James Clavell’s historical adventure novels are studies of Western and Eastern minds in conflict over power, trade, and politics. Shgun fits this pattern as well. However, Shgun goes a step further because of the special circumstances that led Clavell to write the novel.
Shgun is the product of Clavell’s attempt to come to terms with terrible nightmares produced by the post-traumatic stress syndrome he experienced after surviving the horrors of a Japanese prisoner-of-war (POW) camp at Changi near Singapore, where only one in fifteen (10,000 of 150,000) prisoners survived. On the advice of his wife, he had forced himself to visit Japan and revisit the culture that had treated him and his fellow prisoners so inhumanely and to see if by reevaluating a culture and a people, he could put to rest the past that haunted him. Shgun was the end result of this journey. As a consequence, Clavell seeks to do for his readers what he had sought for himself: discover the virtues of an “alien” people and make readers experience the extreme acculturation of one person—John Blackthorne. Clavell had Jonathan Swift’s Gulliver’s Travels (1726) in mind as he captured Blackthorne’s psychological acculturation and immersion.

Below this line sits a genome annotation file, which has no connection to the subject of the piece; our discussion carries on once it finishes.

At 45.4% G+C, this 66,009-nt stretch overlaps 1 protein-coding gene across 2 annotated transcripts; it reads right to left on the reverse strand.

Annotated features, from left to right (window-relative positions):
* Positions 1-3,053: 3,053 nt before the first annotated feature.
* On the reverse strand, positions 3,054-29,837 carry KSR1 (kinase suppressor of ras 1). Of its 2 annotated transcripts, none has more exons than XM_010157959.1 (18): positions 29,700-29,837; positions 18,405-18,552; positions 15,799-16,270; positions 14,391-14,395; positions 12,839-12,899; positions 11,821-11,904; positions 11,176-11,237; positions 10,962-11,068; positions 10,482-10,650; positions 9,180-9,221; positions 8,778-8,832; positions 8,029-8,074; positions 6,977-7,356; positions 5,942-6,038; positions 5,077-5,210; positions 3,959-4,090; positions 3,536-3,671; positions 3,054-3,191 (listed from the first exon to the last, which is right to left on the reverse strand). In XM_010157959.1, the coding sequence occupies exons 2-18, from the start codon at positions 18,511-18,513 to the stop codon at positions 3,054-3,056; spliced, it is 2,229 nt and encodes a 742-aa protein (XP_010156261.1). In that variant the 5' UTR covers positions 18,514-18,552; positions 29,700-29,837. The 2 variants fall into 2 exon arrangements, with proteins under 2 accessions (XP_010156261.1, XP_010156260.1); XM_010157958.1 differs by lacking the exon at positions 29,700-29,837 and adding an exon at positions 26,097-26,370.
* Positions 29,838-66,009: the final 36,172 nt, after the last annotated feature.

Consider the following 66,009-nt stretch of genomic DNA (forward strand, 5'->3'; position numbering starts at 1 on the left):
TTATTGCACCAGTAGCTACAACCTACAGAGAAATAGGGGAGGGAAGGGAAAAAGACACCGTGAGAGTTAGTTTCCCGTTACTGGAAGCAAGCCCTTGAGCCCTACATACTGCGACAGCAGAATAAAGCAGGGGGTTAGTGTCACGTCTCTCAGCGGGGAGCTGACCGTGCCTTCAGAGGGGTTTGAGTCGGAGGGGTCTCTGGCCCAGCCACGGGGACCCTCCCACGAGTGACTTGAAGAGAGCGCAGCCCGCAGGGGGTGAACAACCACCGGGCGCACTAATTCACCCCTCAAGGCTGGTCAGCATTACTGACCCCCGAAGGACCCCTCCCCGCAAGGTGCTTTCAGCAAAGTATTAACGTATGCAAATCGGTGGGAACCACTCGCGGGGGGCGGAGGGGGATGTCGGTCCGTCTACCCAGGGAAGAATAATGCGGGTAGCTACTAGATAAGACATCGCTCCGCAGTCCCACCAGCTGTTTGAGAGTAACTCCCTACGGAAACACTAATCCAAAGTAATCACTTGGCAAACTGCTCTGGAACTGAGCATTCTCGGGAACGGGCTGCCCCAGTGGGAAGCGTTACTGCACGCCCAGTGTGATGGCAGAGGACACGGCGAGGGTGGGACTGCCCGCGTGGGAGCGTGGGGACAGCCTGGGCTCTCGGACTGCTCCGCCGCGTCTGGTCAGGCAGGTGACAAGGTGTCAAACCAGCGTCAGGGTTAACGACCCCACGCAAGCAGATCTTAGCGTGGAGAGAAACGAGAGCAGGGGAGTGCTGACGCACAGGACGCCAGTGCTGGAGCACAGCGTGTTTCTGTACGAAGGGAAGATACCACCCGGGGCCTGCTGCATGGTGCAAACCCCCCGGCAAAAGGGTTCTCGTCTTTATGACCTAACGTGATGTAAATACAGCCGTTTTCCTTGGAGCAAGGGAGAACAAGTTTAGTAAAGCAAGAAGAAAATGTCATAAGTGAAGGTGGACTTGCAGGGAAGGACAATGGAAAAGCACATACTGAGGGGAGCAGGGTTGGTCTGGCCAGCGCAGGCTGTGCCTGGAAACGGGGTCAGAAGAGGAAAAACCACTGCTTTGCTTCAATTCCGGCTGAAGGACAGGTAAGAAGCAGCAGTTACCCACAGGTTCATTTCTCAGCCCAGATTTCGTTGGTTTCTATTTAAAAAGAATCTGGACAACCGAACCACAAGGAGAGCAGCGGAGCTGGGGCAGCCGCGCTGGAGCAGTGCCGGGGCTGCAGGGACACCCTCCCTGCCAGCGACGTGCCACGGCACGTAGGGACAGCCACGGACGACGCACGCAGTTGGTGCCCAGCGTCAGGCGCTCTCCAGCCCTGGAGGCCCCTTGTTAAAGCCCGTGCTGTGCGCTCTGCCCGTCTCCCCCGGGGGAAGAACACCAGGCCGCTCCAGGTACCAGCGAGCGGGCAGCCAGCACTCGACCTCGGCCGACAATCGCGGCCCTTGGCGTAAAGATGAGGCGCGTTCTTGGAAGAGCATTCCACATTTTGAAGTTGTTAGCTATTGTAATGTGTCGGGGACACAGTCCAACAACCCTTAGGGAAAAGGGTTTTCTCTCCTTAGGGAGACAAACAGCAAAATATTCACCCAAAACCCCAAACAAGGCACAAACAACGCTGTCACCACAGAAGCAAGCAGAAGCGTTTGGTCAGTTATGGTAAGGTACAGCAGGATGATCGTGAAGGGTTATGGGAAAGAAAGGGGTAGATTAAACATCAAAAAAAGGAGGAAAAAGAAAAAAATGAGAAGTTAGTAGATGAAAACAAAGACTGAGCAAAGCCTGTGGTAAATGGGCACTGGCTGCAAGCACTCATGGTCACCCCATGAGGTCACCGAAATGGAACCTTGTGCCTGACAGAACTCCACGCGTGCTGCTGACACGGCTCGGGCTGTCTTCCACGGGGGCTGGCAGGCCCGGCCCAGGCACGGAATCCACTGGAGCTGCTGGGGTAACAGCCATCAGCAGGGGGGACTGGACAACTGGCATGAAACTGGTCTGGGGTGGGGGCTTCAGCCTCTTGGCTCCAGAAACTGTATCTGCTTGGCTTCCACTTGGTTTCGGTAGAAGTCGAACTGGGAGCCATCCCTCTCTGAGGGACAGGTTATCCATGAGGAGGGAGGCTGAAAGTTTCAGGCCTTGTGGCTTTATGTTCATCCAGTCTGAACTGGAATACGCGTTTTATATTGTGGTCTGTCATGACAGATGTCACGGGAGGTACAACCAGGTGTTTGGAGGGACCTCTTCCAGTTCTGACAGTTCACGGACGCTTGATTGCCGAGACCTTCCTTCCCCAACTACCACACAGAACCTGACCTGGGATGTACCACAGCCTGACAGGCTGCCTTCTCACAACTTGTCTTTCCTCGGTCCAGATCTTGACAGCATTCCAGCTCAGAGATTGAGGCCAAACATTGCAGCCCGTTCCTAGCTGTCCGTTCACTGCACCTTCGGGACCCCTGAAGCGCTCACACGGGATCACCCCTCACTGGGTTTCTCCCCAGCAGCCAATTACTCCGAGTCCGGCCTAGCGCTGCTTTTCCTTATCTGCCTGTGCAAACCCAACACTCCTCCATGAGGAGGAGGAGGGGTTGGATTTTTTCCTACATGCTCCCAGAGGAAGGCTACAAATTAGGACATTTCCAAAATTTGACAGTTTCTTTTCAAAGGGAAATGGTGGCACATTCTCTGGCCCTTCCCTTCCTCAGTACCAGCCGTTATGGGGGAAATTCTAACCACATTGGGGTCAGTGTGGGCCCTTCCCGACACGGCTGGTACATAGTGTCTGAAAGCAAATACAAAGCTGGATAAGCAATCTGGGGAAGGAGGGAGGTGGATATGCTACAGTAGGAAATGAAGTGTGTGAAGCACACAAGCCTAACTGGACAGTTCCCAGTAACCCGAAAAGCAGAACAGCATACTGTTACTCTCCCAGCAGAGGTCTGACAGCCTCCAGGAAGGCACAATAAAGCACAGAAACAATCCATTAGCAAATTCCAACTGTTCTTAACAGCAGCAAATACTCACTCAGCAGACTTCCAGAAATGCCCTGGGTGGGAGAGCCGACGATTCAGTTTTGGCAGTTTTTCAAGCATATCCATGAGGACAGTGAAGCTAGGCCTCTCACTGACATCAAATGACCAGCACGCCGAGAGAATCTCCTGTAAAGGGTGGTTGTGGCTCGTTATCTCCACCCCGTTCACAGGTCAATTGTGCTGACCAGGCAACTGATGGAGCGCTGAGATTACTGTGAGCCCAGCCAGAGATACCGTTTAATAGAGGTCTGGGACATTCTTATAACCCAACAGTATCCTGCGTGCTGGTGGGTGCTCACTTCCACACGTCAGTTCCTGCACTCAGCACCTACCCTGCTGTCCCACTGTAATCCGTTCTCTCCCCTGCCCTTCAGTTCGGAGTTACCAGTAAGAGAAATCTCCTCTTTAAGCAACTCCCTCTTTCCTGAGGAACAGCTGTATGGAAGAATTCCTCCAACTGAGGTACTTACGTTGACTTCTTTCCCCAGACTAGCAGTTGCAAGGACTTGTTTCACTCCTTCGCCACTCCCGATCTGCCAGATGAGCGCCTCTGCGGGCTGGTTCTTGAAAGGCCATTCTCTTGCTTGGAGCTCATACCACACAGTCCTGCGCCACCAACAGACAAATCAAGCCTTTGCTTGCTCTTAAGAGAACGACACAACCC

The novel is based loosely on real events: English captain William Adams did journey to Japan in the early seventeenth century, and his stay was manipulated by Ieyusu Tokugawa, a Japanese warlord, as a ploy against the Jesuits. However, Clavell added fictional events to make his plot serve his purposes. His strong stance against the clergy emerged because of his experiences at the POW camp. In Shgun, the clergy he attacks as selfish, manipulative, and hypocritical are the Jesuits. As a POW, he also faced a Japanese sense of superiority that was expressed in their cruel treatment of outsiders and of those low on the class scale as subhuman, objects to be toyed with sadistically. Clavell aptly represents this cruelty in the...
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